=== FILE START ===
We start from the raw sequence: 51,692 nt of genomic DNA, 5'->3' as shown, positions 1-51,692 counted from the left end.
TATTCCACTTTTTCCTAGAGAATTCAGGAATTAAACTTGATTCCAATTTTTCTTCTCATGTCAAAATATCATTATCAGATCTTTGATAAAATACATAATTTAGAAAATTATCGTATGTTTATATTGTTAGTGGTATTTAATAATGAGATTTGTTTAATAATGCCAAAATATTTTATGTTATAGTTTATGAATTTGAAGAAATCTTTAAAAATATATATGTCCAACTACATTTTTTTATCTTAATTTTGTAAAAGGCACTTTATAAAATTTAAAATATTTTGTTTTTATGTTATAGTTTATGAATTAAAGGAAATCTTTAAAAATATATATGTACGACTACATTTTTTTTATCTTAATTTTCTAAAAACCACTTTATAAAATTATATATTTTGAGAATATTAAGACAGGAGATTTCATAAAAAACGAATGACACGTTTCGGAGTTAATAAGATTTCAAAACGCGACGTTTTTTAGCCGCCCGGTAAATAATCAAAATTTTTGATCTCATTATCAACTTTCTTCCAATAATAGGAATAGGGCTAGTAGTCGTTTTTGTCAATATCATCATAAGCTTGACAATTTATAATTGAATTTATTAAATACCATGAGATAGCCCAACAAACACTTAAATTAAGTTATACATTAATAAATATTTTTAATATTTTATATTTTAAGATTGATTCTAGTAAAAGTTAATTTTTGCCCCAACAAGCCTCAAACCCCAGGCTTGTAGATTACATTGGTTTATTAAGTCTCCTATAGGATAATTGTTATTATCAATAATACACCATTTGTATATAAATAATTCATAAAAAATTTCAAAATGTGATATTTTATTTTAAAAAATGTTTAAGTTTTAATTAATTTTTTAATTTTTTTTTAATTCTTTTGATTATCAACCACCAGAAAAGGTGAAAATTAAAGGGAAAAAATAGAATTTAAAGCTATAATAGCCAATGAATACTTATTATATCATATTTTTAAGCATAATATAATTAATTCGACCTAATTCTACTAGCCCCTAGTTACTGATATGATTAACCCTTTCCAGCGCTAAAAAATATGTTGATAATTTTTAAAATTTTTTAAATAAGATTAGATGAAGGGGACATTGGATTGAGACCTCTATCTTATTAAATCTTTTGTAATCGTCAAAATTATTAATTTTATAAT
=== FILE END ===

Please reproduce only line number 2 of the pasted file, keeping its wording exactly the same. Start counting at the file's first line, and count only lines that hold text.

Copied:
TATTCCACTTTTTCCTAGAGAATTCAGGAATTAAACTTGATTCCAATTTTTCTTCTCATGTCAAAATATCATTATCAGATCTTTGATAAAATACATAATTTAGAAAATTATCGTATGTTTATATTGTTAGTGGTATTTAATAATGAGATTTGTTTAATAATGCCAAAATATTTTATGTTATAGTTTATGAATTTGAAGAAATCTTTAAAAATATATATGTCCAACTACATTTTTTTATCTTAATTTTGTAAAAGGCACTTTATAAAATTTAAAATATTTTGTTTTTATGTTATAGTTTATGAATTAAAGGAAATCTTTAAAAATATATATGTACGACTACATTTTTTTTATCTTAATTTTCTAAAAACCACTTTATAAAATTATATATTTTGAGAATATTAAGACAGGAGATTTCATAAAAAACGAATGACACGTTTCGGAGTTAATAAGATTTCAAAACGCGACGTTTTTTAGCCGCCCGGTAAATAATCAAAATTTTTGATCTCATTATCAACTTTCTTCCAATAATAGGAATAGGGCTAGTAGTCGTTTTTGTCAATATCATCATAAGCTTGACAATTTATAATTGAATTTATTAAATACCATGAGATAGCCCAACAAACACTTAAATTAAGTTATACATTAATAAATATTTTTAATATTTTATATTTTAAGATTGATTCTAGTAAAAGTTAATTTTTGCCCCAACAAGCCTCAAACCCCAGGCTTGTAGATTACATTGGTTTATTAAGTCTCCTATAGGATAATTGTTATTATCAATAATACACCATTTGTATATAAATAATTCATAAAAAATTTCAAAATGTGATATTTTATTTTAAAAAATGTTTAAGTTTTAATTAATTTTTTAATTTTTTTTTAATTCTTTTGATTATCAACCACCAGAAAAGGTGAAAATTAAAGGGAAAAAATAGAATTTAAAGCTATAATAGCCAATGAATACTTATTATATCATATTTTTAAGCATAATATAATTAATTCGACCTAATTCTACTAGCCCCTAGTTACTGATATGATTAACCCTTTCCAGCGCTAAAAAATATGTTGATAATTTTTAAAATTTTTTAAATAAGATTAGATGAAGGGGACATTGGATTGAGACCTCTATCTTATTAAATCTTTTGTAATCGTCAAAATTATTAATTTTATAAT